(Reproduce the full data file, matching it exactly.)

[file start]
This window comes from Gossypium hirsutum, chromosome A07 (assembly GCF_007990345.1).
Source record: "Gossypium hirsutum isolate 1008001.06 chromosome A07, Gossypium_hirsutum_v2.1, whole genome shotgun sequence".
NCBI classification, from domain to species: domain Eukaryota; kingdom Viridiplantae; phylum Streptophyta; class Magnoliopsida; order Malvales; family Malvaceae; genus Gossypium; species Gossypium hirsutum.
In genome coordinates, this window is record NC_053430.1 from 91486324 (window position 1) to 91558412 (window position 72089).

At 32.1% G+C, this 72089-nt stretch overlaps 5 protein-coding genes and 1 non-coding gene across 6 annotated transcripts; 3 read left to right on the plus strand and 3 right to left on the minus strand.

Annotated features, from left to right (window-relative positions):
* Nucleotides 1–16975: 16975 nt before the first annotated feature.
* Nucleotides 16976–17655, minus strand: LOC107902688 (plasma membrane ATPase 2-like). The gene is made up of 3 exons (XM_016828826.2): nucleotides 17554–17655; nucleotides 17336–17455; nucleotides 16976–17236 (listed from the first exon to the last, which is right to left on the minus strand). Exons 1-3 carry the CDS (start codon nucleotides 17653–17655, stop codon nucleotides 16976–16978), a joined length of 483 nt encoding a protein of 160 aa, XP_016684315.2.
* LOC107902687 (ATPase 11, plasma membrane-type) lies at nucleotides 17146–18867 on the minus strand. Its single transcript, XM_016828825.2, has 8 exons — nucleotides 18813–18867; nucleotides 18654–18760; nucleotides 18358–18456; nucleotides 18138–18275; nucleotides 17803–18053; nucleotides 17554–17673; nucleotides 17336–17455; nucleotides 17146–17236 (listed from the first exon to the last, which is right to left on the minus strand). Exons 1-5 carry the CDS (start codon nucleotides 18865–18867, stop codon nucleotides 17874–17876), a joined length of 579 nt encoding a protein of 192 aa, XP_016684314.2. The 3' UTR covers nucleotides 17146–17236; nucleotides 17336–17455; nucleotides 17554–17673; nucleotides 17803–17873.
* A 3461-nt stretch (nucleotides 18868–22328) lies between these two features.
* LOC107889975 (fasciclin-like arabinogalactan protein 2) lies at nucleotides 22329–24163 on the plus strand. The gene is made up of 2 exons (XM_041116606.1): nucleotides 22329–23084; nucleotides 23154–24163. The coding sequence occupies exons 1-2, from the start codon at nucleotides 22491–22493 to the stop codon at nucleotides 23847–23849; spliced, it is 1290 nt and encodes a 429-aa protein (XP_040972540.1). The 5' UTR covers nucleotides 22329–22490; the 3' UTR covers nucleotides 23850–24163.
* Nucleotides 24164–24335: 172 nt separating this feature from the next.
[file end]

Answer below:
This window comes from Gossypium hirsutum, chromosome A07 (assembly GCF_007990345.1).
Source record: "Gossypium hirsutum isolate 1008001.06 chromosome A07, Gossypium_hirsutum_v2.1, whole genome shotgun sequence".
NCBI classification, from domain to species: domain Eukaryota; kingdom Viridiplantae; phylum Streptophyta; class Magnoliopsida; order Malvales; family Malvaceae; genus Gossypium; species Gossypium hirsutum.
In genome coordinates, this window is record NC_053430.1 from 91486324 (window position 1) to 91558412 (window position 72089).

At 32.1% G+C, this 72089-nt stretch overlaps 5 protein-coding genes and 1 non-coding gene across 6 annotated transcripts; 3 read left to right on the plus strand and 3 right to left on the minus strand.

Annotated features, from left to right (window-relative positions):
* Nucleotides 1–16975: 16975 nt before the first annotated feature.
* Nucleotides 16976–17655, minus strand: LOC107902688 (plasma membrane ATPase 2-like). The gene is made up of 3 exons (XM_016828826.2): nucleotides 17554–17655; nucleotides 17336–17455; nucleotides 16976–17236 (listed from the first exon to the last, which is right to left on the minus strand). Exons 1-3 carry the CDS (start codon nucleotides 17653–17655, stop codon nucleotides 16976–16978), a joined length of 483 nt encoding a protein of 160 aa, XP_016684315.2.
* LOC107902687 (ATPase 11, plasma membrane-type) lies at nucleotides 17146–18867 on the minus strand. Its single transcript, XM_016828825.2, has 8 exons — nucleotides 18813–18867; nucleotides 18654–18760; nucleotides 18358–18456; nucleotides 18138–18275; nucleotides 17803–18053; nucleotides 17554–17673; nucleotides 17336–17455; nucleotides 17146–17236 (listed from the first exon to the last, which is right to left on the minus strand). Exons 1-5 carry the CDS (start codon nucleotides 18865–18867, stop codon nucleotides 17874–17876), a joined length of 579 nt encoding a protein of 192 aa, XP_016684314.2. The 3' UTR covers nucleotides 17146–17236; nucleotides 17336–17455; nucleotides 17554–17673; nucleotides 17803–17873.
* A 3461-nt stretch (nucleotides 18868–22328) lies between these two features.
* LOC107889975 (fasciclin-like arabinogalactan protein 2) lies at nucleotides 22329–24163 on the plus strand. The gene is made up of 2 exons (XM_041116606.1): nucleotides 22329–23084; nucleotides 23154–24163. The coding sequence occupies exons 1-2, from the start codon at nucleotides 22491–22493 to the stop codon at nucleotides 23847–23849; spliced, it is 1290 nt and encodes a 429-aa protein (XP_040972540.1). The 5' UTR covers nucleotides 22329–22490; the 3' UTR covers nucleotides 23850–24163.
* Nucleotides 24164–24335: 172 nt separating this feature from the next.